UCL Student Union have passed a policy to “ban and otherwise prevent the installation of any further publicity of [the Nietzsche Club] around UCLU buildings, and to urge UCL to adopt the same policy in the university buildings.” They have also resolved to “reject any attempts by this group to seek affiliation and official recognition from UCLU as an official club or society.” A further resolution passed is to “prevent any attempts by this group to hold meetings and organise events on campus.” However, this latter resolution is pending implementation subject to a professional opinion on its legality. Irrespective of the legal opinion, following the other resolutions passed, the Nietzsche Club will not be able to advertise their meetings in the Student Union or book a room to hold a meeting in the Student Union. In the language of student union politics, this is an effective ban.

The Student Union believe that “this group is aimed at promoting a far-right, fascist ideology at UCL” and that “there is no meaningful distinction to be made between a far-right and a fascist ideology.” There is no question that it is Marxist inspired political views behind this policy. The motion tells us that “the root cause of fascism [is] capitalism” and hence the fight against fascism is really one for a “socialist transformation of society.”  Moreover, among the crimes, according to UCLU, of Nietzsche, Heidegger and other philosophers that the Nietzsche Club wish to read, are that they are “anti-Marxist [and] anti-worker.”

There is no need to comment on the political views of the philosophers that the Nietzsche Club wish to read. Even if they are fascistic, that is no reason to ban groups who wish to read their works. It seems to me a small political step from UCLU wishing to ban the Nietzsche Club to wishing to march into UCL’s libraries, pulling books written by Nietzsche from the shelves, and burning them. At any rate, one wonders what UCLU wish to do with UCL’s own academic departments that teach Nietzsche on accredited courses for students. Does the Student Union wish to close down the courses and hound the lecturers from the College?

Nobody should be the slightest bit surprised that Marxists are behind the  hideous motion. Sam Bayliss, who proposed the motion, is a self-declared active member of UCLU Marxist Society and Timur Dautov, who seconded the motion, is the president of the very same Marxist Society. In hisTwitter biography Dautov admits to being a supporter of Socialist Appeal UK and the International Marxist Tendency, follow on organisations from the Militant Tendency, the Marxist organisation that caused mayhem in the Labour Party in the early 1980s. Marxist organisations are notorious for using and abusing the “No Platform” policy. In the past, the Socialist Workers Party used such a policy to ban Jewish Societies on the grounds that they were Zionist and hence racist.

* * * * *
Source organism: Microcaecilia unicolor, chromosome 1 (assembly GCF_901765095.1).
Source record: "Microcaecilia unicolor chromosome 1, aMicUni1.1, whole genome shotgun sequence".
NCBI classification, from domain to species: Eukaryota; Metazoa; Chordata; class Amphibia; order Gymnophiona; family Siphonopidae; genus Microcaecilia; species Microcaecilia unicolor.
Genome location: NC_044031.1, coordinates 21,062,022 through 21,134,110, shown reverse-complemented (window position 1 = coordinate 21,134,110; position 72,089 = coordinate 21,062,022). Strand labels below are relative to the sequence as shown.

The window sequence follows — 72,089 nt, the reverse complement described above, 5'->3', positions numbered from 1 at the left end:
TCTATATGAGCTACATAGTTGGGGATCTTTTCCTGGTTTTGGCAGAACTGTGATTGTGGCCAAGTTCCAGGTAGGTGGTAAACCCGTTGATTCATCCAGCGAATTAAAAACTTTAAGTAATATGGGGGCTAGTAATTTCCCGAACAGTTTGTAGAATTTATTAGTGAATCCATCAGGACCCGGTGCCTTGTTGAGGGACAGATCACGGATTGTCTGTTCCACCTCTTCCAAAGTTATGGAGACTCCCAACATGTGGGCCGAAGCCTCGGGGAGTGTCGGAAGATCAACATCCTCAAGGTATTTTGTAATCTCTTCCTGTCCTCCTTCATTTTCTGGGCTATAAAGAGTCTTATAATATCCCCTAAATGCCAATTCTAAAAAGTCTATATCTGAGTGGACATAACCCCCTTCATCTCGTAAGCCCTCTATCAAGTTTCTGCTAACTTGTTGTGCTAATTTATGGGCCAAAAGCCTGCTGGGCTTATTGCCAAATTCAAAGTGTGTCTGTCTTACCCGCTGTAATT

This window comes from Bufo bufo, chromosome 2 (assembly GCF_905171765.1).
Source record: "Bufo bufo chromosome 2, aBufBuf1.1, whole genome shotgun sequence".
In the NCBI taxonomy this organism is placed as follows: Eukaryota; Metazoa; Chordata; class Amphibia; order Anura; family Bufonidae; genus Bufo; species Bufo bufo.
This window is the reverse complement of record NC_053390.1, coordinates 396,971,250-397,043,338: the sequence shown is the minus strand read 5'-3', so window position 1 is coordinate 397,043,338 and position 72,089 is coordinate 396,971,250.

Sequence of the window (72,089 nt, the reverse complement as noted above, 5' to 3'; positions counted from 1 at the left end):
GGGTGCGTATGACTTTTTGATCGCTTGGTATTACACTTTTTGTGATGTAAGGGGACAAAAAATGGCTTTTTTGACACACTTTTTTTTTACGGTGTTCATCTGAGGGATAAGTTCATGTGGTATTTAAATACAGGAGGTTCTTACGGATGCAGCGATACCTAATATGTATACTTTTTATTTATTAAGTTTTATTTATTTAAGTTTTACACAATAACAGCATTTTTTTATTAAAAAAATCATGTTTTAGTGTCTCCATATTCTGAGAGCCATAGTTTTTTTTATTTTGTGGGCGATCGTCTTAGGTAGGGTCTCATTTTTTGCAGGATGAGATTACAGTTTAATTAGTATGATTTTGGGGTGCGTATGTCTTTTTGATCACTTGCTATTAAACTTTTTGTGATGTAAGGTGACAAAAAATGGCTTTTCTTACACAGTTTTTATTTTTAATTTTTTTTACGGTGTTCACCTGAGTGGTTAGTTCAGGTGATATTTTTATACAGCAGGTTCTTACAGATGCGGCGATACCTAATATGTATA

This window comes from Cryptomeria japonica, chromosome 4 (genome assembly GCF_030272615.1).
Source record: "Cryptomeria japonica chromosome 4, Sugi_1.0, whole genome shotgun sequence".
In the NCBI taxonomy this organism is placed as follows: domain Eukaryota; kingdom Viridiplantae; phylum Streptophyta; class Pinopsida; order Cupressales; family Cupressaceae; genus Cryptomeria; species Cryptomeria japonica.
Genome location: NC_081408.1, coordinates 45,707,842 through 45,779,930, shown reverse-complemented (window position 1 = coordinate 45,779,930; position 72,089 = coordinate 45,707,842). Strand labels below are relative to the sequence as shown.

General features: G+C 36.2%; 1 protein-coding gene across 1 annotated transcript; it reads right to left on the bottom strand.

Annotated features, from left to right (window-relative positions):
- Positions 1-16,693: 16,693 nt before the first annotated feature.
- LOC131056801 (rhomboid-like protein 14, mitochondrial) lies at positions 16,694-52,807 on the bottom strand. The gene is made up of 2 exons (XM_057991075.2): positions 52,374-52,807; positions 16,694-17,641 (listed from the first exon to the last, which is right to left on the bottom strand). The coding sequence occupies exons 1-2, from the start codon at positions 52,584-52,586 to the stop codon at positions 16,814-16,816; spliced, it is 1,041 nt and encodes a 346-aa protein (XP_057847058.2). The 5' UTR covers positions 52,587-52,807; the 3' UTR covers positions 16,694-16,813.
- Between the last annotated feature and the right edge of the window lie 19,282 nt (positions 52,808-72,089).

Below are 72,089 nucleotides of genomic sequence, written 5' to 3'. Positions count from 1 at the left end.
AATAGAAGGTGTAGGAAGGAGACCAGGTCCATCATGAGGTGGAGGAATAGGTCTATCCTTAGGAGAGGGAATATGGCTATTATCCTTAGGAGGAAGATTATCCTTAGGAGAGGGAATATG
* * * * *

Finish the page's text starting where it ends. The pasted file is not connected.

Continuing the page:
The irony is that if any societies should be banned for promoting dangerous ideologies, after genocides in Communist countries in the twentieth century causing tens of millions of deaths, those that champion the ideology of Marx and Lenin should be high on the list. But surely, rather than banning either the Nietzsche Club or the Marxist Society, it is far better to champion free thought and free speech in our academic institutions.

Publish the Blair/Bush Letters

In Iraq, Just War on June 5, 2014 at 11:06 AM

This is a cross-post. It was originally published on Harry’s Place, June 5th 2014, 10:22 am

It appears the Cabinet Office has blocked publication of the George Bush/Tony Blair  correspondence that was written in the run up to the Iraq War.  All that can be published is the “gist” of what Blair said and nothing to indicate Bush’s views. The reason for blocking the publication is either for the Cabinet Office’s independent reasons or because they do not wish to antagonise the Americans.

Writing in The Times (subscription required), Melanie Phillips has said:

Publishing this correspondence would breach the understanding that dialogue between world leaders is necessarily private. It would undermine trust that any such future conversations would remain undisclosed, causing lasting damage to Britain’s relations with the US and thus to British interests.

I wish to dispute this premise. The world leaders in question are the then Prime Minister of the United Kingdom and the then President of the United States of America. Both were elected as leaders in democracies. As such they serve the population that they represent. They made decisions that ultimately led to British and American citizens, who had signed up to the army in their respective countries, going to war and risking their lives. Some died.

Any correspondence between Bush and Blair surrounding a decision to go to war should not remain private for ever. Such conversations are not like those asking each other what they had for breakfast. I do not believe that it is in the interests of the British and American populations that such conversations remain private. They should be official public records. In recent memory we have had a “thirty year rule” before public records come into the public domain. This is gradually being reduced to twenty years. There was a considered proposal to reduce it to fifteen years. In my personal opinion, for a lot of material, I do not see why it cannot be released within ten years or even earlier. It has been over eleven years since the commencement of the Iraq War and I can see no reason why it should be necessary to keep such correspondence away from the eyes of the public.